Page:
360⁰ Sylvan Horizon

In the square kilometre around my house 95% of the view in a 360⁰ vista has a tree lined horizon. On a map or even with satellite imagery this fact is far from certain. The lateral view is vital in determining not only the real wealth of the trees in this landscape, but more importantly an accurate assessment of what timber is truly available, without inflicting major aesthetic damage. The rotation of felling is planned not from overhead charts but on the ground from chosen vistas; everyone can comment and many do.

There is a huge range of woodland type, silvicultural management practice and individual trees, but the majority of felling is long rotation coppice of assorted species. Approximately just under 1000m³ per annum is coppiced or felled, with the vast majority going to firewood, packaged up in ‘steres’ (roughly 1m³).

A lot of the brush is chipped and used after drying for woody biomass to heat the school, church and municipal buildings.

It is system that has little input from policy makers, or anyone else outside of the commune. It is not a tourist area and as such there is no need to ‘cater’ for visiting hordes, (France retains its top spot for tourism year on year – there is a strong argument that the attraction is because of the traditional land use).

There is over riding legislation, which is strongly adhered to. These private woodlands all have mandatory basic management plans and for example recently there was a call to retain a percentage of deadwood, which landowners followed to the letter. Recent calls to increase felling have not faced substantial opposition, on the contrary, as the woodlands can afford it and the owners are set to make more money boosting the local rural economy further without much additional pressure on the existing woodlands (it has also prompted immediate significant non subsidised new planting by many farmers).

Ancient woodland growing in the site of Roman archaeological remains.

It is a perfect sustainable land use model, but it is not unique, this is a very average rural French commune and not one with high forest cover. It cannot be used as a case study for England, because there are simply not enough trees in England. But it cannot be ignored because as English policy makers try (without much success) to embrace even the concept of sustainable development, they need to consider to look beyond their own boundaries for supply of sustainable timber and woody biomass and France is the closest and easiest country to buy from.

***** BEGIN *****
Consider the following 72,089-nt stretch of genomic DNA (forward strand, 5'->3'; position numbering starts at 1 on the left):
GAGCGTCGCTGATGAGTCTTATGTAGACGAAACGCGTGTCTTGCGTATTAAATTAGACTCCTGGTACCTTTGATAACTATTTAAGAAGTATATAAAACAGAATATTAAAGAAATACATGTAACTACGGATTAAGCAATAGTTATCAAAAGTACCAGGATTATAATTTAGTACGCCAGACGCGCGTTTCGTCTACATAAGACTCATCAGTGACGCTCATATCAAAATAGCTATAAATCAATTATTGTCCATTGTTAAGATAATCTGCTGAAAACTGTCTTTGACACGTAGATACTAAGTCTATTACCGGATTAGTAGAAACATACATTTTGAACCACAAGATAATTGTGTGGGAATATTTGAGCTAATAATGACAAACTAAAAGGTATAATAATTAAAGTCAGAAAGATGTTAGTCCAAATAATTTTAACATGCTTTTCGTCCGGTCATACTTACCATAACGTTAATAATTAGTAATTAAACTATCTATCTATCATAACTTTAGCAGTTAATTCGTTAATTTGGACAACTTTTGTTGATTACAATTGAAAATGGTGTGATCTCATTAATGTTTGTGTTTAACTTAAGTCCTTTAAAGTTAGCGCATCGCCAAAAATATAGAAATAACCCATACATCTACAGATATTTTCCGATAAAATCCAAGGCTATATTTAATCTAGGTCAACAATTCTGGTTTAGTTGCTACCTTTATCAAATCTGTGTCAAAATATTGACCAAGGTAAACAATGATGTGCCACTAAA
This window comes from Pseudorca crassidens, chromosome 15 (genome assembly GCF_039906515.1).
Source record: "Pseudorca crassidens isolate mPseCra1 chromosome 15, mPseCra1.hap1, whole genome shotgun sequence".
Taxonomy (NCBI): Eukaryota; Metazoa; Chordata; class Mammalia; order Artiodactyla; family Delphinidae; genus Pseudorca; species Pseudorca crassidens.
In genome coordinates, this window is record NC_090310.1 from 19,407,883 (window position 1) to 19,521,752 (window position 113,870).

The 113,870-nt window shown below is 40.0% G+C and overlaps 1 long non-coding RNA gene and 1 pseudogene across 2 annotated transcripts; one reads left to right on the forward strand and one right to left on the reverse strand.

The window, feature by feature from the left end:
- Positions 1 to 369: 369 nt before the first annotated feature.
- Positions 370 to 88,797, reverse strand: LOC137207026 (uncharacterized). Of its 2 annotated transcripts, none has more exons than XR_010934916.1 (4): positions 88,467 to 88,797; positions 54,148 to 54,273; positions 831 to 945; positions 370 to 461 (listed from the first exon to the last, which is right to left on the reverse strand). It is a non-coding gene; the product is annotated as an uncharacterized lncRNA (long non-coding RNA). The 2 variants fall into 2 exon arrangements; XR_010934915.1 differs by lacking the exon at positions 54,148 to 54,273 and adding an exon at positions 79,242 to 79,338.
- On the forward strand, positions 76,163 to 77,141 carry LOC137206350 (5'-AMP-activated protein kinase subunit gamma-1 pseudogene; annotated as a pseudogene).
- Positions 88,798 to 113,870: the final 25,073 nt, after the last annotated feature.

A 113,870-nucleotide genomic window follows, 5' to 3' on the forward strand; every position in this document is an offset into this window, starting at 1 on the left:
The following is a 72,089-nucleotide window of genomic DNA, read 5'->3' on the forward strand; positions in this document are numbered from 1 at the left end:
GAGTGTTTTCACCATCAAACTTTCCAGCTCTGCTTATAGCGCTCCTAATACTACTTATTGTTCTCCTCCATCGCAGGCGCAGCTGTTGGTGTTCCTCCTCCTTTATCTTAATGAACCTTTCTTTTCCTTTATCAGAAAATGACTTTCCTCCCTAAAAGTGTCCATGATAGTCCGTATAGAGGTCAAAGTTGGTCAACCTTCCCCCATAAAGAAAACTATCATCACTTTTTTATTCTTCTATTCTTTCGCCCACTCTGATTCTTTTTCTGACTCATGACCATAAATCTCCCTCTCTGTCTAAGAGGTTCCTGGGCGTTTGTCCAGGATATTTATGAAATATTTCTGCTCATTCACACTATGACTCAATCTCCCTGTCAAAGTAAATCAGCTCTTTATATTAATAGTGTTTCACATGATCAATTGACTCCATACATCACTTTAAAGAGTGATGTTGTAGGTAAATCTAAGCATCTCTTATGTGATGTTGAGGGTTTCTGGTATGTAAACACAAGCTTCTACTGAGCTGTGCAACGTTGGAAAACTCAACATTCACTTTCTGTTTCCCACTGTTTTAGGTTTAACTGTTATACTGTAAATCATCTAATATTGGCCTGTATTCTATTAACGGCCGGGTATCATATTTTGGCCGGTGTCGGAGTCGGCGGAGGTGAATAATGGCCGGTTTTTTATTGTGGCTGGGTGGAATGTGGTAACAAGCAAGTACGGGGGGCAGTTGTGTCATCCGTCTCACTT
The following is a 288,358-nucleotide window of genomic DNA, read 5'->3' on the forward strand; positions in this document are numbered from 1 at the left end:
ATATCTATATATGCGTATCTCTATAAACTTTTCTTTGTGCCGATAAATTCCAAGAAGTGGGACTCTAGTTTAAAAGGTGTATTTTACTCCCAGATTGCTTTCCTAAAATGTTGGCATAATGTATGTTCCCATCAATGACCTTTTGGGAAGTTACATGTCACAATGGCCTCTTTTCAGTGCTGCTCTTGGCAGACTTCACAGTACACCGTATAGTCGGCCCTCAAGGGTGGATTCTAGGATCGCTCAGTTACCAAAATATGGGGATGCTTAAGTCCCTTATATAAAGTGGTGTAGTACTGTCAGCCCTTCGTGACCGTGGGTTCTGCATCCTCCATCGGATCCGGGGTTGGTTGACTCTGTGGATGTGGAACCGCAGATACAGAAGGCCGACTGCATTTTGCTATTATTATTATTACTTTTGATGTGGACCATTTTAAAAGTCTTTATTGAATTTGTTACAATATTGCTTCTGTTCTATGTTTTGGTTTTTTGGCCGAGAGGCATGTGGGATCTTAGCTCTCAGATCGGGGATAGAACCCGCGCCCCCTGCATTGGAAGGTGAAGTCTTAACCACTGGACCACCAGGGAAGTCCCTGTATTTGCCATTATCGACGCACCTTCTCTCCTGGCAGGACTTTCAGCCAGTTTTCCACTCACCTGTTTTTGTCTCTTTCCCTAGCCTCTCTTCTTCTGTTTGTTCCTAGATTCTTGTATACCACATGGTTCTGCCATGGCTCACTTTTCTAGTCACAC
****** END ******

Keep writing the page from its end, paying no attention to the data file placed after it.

The long term solution as everyone knows is mass tree planting across the whole of the UK. But this is made virtually impossible, not by the threat of pests, diseases, and non natives, neither due to climate change and droughts in February, but because the system is so inherently politicised and top down that even when considering a bottom up approach it cannot be done so without control and further acronymed experimentation in designated patches (and not until any particular NGO or individual gets their blinkered approach installed in legislation), all of which requires a degree to understand the language involved.

All the while other pressures run amok and uncontrolled. The lust for timber to supply the surge of wood burners is a threat not just to woodland and garden trees but also in destroying the livelihood of the foresters, (try stealing a roadside stere of timber in France you need to expect to be treated as though you had smashed the window of a Jewellers’).

The fixation on trying to find the impossible – an all embracing policy for trees and woodland in England, combined with the both the cuts to the only organisation that provided a control and policing element in protecting rural woodland (the FC) and the increased demand for timber has created a perfect storm for Englands’ trees and woodland, without even beginning to add in the threats from pests, diseases and non native invasive species.

The only progression seen in the UK, (asides from the FC model which had designed itself to not only cope with but further forestry within the overly politicised and NGO infested system), is from those who have simply just got on with it, from small woodland owners, through to the multinational private forestry sector.  And it is the landowners, the remnants of the FC, the private forestry sector, practitioners and the public themselves who provide the only tangible barrier to preventing widespread abuse of all trees and woodland.

This is why England needs a bottom up approach, policy based on local landscapes, because there is simply no other choice. And it is not a new political ideal linked to Big Society or an alternative to experiment with – it is the only workable solution that exists.

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